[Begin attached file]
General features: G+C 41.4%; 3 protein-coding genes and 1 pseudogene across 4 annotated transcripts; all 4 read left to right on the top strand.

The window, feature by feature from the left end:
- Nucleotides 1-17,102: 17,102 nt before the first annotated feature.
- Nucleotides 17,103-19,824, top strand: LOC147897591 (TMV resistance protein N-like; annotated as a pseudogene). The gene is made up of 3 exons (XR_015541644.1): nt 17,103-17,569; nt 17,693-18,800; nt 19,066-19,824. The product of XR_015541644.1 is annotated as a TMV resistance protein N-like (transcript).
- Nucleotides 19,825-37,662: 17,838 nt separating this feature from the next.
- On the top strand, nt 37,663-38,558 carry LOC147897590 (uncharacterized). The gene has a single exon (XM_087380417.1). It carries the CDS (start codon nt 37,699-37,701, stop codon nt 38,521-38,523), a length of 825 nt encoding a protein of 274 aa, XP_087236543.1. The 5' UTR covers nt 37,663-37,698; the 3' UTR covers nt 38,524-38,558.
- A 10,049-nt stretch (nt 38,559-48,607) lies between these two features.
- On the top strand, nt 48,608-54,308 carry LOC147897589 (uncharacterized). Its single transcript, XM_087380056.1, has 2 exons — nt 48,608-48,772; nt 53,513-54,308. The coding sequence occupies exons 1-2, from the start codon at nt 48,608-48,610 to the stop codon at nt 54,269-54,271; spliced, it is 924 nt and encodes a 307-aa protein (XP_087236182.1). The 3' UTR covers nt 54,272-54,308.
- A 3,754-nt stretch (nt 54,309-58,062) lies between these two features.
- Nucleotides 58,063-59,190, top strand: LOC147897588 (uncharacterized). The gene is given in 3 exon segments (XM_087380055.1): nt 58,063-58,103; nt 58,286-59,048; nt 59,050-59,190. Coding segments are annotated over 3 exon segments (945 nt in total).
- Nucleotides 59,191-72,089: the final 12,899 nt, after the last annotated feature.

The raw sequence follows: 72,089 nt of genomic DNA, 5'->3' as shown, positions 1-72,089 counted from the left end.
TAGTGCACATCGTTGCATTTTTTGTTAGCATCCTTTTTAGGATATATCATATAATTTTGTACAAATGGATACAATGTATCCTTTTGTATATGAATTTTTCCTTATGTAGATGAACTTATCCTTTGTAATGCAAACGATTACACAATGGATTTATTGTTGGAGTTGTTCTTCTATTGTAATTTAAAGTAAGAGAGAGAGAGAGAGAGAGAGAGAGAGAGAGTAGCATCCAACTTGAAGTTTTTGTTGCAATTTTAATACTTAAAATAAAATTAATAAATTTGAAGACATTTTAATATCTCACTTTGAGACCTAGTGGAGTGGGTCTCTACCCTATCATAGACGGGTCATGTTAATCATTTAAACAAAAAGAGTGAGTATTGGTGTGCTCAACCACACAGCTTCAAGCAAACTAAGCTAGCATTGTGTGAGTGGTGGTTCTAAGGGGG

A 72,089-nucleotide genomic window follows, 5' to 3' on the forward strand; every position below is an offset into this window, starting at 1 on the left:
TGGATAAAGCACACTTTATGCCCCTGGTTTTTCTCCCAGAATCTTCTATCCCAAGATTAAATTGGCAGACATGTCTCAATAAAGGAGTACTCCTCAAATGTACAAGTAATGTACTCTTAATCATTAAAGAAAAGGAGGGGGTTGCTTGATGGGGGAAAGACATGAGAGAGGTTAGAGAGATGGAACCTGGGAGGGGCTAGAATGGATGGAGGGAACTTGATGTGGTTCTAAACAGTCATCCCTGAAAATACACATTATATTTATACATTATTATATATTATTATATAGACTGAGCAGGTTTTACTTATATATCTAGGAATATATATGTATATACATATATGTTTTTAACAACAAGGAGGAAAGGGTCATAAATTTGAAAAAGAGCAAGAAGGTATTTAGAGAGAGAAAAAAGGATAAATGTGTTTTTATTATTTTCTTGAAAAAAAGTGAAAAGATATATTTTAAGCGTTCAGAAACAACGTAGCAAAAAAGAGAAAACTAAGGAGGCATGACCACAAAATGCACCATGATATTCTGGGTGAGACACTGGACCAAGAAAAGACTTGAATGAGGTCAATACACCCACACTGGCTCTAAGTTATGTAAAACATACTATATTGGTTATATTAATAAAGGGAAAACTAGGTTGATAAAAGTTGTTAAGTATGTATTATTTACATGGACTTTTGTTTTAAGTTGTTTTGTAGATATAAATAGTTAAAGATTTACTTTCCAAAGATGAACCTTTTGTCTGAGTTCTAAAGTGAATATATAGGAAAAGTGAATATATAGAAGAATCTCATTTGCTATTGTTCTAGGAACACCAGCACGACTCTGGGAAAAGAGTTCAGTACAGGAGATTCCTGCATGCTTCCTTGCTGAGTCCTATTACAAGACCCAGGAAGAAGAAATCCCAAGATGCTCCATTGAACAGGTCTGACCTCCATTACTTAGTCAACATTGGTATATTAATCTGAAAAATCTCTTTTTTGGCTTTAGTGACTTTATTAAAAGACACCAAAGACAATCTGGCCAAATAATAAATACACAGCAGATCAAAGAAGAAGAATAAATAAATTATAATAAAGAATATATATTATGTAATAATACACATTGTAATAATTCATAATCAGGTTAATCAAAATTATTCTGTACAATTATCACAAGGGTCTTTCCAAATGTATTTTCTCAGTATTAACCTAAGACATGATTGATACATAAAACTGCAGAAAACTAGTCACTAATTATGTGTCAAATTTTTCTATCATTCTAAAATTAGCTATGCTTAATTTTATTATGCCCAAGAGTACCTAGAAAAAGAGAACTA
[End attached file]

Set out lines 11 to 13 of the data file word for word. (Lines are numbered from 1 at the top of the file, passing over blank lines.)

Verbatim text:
- Nucleotides 59,191-72,089: the final 12,899 nt, after the last annotated feature.

The raw sequence follows: 72,089 nt of genomic DNA, 5'->3' as shown, positions 1-72,089 counted from the left end.
TAGTGCACATCGTTGCATTTTTTGTTAGCATCCTTTTTAGGATATATCATATAATTTTGTACAAATGGATACAATGTATCCTTTTGTATATGAATTTTTCCTTATGTAGATGAACTTATCCTTTGTAATGCAAACGATTACACAATGGATTTATTGTTGGAGTTGTTCTTCTATTGTAATTTAAAGTAAGAGAGAGAGAGAGAGAGAGAGAGAGAGAGAGTAGCATCCAACTTGAAGTTTTTGTTGCAATTTTAATACTTAAAATAAAATTAATAAATTTGAAGACATTTTAATATCTCACTTTGAGACCTAGTGGAGTGGGTCTCTACCCTATCATAGACGGGTCATGTTAATCATTTAAACAAAAAGAGTGAGTATTGGTGTGCTCAACCACACAGCTTCAAGCAAACTAAGCTAGCATTGTGTGAGTGGTGGTTCTAAGGGGG